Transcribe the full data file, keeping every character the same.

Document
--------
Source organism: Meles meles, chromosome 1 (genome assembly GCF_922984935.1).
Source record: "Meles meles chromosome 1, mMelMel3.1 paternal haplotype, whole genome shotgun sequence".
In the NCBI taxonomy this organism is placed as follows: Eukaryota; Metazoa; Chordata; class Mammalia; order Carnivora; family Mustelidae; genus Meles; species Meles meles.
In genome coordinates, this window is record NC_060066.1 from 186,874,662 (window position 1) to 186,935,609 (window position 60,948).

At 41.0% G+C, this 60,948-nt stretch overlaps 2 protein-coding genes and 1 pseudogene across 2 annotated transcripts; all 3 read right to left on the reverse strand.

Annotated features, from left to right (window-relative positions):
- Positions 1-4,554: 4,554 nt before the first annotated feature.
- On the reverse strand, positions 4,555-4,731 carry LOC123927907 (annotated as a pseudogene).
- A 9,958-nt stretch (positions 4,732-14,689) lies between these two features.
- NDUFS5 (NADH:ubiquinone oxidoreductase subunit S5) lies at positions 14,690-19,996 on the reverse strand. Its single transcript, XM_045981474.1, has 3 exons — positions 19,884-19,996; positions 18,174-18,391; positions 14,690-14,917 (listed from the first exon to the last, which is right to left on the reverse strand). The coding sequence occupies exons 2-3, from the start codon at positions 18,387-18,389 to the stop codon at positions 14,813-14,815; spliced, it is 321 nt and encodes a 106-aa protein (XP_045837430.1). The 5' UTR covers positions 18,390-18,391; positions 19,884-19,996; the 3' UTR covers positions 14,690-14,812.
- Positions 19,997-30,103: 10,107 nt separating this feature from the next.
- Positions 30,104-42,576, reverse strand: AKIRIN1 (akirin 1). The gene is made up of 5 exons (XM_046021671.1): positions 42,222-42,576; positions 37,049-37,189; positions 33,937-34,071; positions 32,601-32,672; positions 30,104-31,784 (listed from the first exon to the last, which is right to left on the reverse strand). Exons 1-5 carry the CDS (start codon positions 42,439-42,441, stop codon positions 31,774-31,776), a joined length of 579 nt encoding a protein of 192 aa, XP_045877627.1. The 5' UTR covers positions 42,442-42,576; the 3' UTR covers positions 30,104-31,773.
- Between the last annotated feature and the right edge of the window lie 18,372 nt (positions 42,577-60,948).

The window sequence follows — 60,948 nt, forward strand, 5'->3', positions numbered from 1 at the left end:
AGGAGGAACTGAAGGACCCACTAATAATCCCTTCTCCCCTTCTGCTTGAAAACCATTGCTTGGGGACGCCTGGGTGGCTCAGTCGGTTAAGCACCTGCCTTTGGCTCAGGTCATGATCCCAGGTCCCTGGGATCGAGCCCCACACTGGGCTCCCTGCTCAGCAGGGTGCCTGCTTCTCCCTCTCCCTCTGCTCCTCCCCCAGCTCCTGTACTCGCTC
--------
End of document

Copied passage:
Source organism: Meles meles, chromosome 1 (genome assembly GCF_922984935.1).
Source record: "Meles meles chromosome 1, mMelMel3.1 paternal haplotype, whole genome shotgun sequence".
In the NCBI taxonomy this organism is placed as follows: Eukaryota; Metazoa; Chordata; class Mammalia; order Carnivora; family Mustelidae; genus Meles; species Meles meles.
In genome coordinates, this window is record NC_060066.1 from 186,874,662 (window position 1) to 186,935,609 (window position 60,948).

At 41.0% G+C, this 60,948-nt stretch overlaps 2 protein-coding genes and 1 pseudogene across 2 annotated transcripts; all 3 read right to left on the reverse strand.

Annotated features, from left to right (window-relative positions):
- Positions 1-4,554: 4,554 nt before the first annotated feature.
- On the reverse strand, positions 4,555-4,731 carry LOC123927907 (annotated as a pseudogene).
- A 9,958-nt stretch (positions 4,732-14,689) lies between these two features.
- NDUFS5 (NADH:ubiquinone oxidoreductase subunit S5) lies at positions 14,690-19,996 on the reverse strand. Its single transcript, XM_045981474.1, has 3 exons — positions 19,884-19,996; positions 18,174-18,391; positions 14,690-14,917 (listed from the first exon to the last, which is right to left on the reverse strand). The coding sequence occupies exons 2-3, from the start codon at positions 18,387-18,389 to the stop codon at positions 14,813-14,815; spliced, it is 321 nt and encodes a 106-aa protein (XP_045837430.1). The 5' UTR covers positions 18,390-18,391; positions 19,884-19,996; the 3' UTR covers positions 14,690-14,812.
- Positions 19,997-30,103: 10,107 nt separating this feature from the next.
- Positions 30,104-42,576, reverse strand: AKIRIN1 (akirin 1). The gene is made up of 5 exons (XM_046021671.1): positions 42,222-42,576; positions 37,049-37,189; positions 33,937-34,071; positions 32,601-32,672; positions 30,104-31,784 (listed from the first exon to the last, which is right to left on the reverse strand). Exons 1-5 carry the CDS (start codon positions 42,439-42,441, stop codon positions 31,774-31,776), a joined length of 579 nt encoding a protein of 192 aa, XP_045877627.1. The 5' UTR covers positions 42,442-42,576; the 3' UTR covers positions 30,104-31,773.
- Between the last annotated feature and the right edge of the window lie 18,372 nt (positions 42,577-60,948).

The window sequence follows — 60,948 nt, forward strand, 5'->3', positions numbered from 1 at the left end:
AGGAGGAACTGAAGGACCCACTAATAATCCCTTCTCCCCTTCTGCTTGAAAACCATTGCTTGGGGACGCCTGGGTGGCTCAGTCGGTTAAGCACCTGCCTTTGGCTCAGGTCATGATCCCAGGTCCCTGGGATCGAGCCCCACACTGGGCTCCCTGCTCAGCAGGGTGCCTGCTTCTCCCTCTCCCTCTGCTCCTCCCCCAGCTCCTGTACTCGCTC